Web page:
Theoretically speaking, raising income is a strategy to improve food security. We hope rural Ethiopians will become more resilient against famines and less dependent on food aid programs as a result of EDGET interventions.
There are many different facets to such an ambitious project, and I am primarily focused on financial services. Financial services supports EDGET’s objective by employing financial interventions, like the Village Savings and Lending Associations (VSLAs).
Village Savings and Lending Associations
The VSLA model was pioneered by CARE in Ethiopia and is a low cost, effective and sustainable method of educating low income, often illiterate groups to practice saving and lending together. VSLA is well suited for Ethiopia, considering 83% of the population lives in rural areas and 70% of adults are illiterate.
What is VSLA?
The village saving and lending association is a group of 10 – 20 self-selected individuals who agree to save a predetermined amount each week. As the pooled savings grow, members can take out loans and pay interest to the group, allowing the fund to expand further.
In the case of EDGET, community promoters introduce the concept, initial training, and startup materials to the project’s target weavers and farmers. After 9 – 12 months, the VSLA graduates the program and chooses to either divide the accumulated savings between members and stop, or continue saving as a group, independent of MEDA.
Why does VSLA Work?
The members are decision makers in every aspect, and create an association flexible to them. Members can easily respond to the specific needs of the group, such as sudden deaths or unforeseen business risks.
Some members are already a part of informal credit groups, like Iqqub or Iddir. VSLA is a natural extension of such programs, adapting easily to the rural environment.
Typically, credit is perceived as high risk, while savings is a readily adopted practice.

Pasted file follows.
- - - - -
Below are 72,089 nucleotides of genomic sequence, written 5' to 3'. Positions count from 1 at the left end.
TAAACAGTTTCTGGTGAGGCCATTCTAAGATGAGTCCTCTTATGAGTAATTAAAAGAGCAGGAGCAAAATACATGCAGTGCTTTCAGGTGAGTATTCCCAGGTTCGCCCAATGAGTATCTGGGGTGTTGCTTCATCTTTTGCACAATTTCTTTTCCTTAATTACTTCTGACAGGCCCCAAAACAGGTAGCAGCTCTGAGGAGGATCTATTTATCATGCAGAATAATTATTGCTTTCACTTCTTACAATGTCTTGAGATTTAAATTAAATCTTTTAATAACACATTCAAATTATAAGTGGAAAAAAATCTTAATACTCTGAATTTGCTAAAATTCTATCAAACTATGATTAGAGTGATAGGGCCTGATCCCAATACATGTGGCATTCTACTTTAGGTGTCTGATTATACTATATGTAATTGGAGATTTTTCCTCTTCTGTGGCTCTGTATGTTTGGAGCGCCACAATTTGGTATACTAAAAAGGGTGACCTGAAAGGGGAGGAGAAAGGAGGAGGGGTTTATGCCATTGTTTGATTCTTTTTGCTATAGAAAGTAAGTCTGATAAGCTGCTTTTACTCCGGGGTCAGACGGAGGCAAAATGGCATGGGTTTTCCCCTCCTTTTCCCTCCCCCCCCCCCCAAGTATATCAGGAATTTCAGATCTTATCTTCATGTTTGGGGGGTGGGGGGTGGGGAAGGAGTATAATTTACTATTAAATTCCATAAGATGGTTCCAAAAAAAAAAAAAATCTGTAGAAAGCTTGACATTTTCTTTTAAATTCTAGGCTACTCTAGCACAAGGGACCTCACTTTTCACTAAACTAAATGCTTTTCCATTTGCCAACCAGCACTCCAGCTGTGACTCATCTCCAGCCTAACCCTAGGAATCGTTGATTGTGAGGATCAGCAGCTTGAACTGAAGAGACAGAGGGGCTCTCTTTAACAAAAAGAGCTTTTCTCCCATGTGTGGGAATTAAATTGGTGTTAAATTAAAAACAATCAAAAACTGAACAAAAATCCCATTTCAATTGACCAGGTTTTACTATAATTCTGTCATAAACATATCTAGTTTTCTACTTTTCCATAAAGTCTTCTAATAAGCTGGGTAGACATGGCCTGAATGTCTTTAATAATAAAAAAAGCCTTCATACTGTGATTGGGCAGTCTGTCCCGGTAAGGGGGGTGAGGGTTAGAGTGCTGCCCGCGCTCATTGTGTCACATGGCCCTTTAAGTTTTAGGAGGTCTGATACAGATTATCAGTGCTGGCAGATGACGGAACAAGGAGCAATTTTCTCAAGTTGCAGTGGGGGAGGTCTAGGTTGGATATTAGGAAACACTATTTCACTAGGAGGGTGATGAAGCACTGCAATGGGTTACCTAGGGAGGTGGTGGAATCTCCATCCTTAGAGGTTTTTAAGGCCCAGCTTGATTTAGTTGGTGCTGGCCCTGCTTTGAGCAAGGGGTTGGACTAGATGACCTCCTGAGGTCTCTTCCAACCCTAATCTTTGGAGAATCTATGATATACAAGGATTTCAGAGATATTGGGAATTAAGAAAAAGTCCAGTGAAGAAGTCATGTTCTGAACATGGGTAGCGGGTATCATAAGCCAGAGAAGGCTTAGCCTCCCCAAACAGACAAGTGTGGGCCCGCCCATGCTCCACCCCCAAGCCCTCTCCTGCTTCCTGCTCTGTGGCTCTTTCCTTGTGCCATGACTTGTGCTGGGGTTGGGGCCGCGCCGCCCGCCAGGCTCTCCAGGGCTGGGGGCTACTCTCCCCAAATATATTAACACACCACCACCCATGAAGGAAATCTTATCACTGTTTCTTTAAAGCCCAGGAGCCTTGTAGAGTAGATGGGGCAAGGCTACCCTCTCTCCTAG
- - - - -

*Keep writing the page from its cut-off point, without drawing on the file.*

Aside from a few startup materials (2 bowls, cash box and notepad), there are no operating costs. Note, the community promoters typically receive payment for upfront training and in-kind payment for follow-up.
The group is voluntary and small, allowing for transparency, accountability and most importantly trust.
Acts as a common ground to share community issues, encourage income-generating activities, and eventually apply for microfinance institution (MFI) membership.
VSLAs are independently operated, long after NGOs have left.
From the project’s inception (February 2011) until October 2011:
50 VSLA groups were formed. (More recent figures will be coming soon for 2012)
In 39 groups assessed:
|Savings Mobilized From…||Amount Ethiopian Birr (ETB)
$1 CAD = 16 ETB
|Amount per Group|
|Social Fund Contribution||7242||186|
|Fines & Interest||705||18|
|Total (savings + social + fines)||58,375||1497|
Some groups are engaged in income generating activities (such as commerce of various grains, making and selling local drinks) with the savings fund. Others have decided to use the fund for lending to group members, thereby earning interest.
One question that immediately emerged in my mind … How can these weavers (or farmers), who live a hand-to-mouth existence, save even a few birr weekly?
Understanding the issues that weavers currently face helps answer this question…
1) No Concept of Saving
Since these weavers have had elementary or no education, and positively no financial literacy training, they have no concept of frequent saving.
2) Immediate Household Spending
When weavers receive profits from traders, they immediately spend their earnings on household consumption, perhaps fitting a drink or two of tej (locally produced honey beer) in too.
So how does the VSLA model remove the immediate spending habit?
As is the case with Grameen bank and other successful microcredit schemes, social pressure lies at the center of successful group saving. Nobody wants to be the neighbour who doesn’t have his/her life together and misses a payment.
An important aspect of VSLAs that must not be overlooked, is the need to mobilize savings. If the fund is not used for anything, the savings group is unnecessary. So another question I had … What if members want to take out loans at the same time?
Potential borrowers need to submit their loan proposals to the group. Each proposal is disseminated between members, and a democratic vote is cast to determine the most deserving candidate.
What about Microfinance Institutions – Isn’t it their role to provide financial services to the poor?
VSLAs are complementary to MFIs. MFIs are not designed to lend to extremely poor clients, where income is inconsistent, repayment rates are poor, and loan amounts are so small that they are unprofitable. Rather, MFIs are better suited to accommodate growing entrepreneurs, whose income is expected to rise significantly and has greater access to capital. VSLAs accommodate clients lacking collateral and who are exposed to high risks in generating income.
One indication that the VSLA model is working effectively is that there is a growing demand for VSLA in the project areas. Since the first year, more low income earners want to join VSLAs. Unfortunately, MEDA does not have the resources (or strategic capacity because our target is farmers and weavers) to meet the demand. This is a bittersweet outcome, as illiterate poor entrepreneurs do want to improve their financial literacy to live out better livelihoods.
If you’re interested in supporting EDGET click here.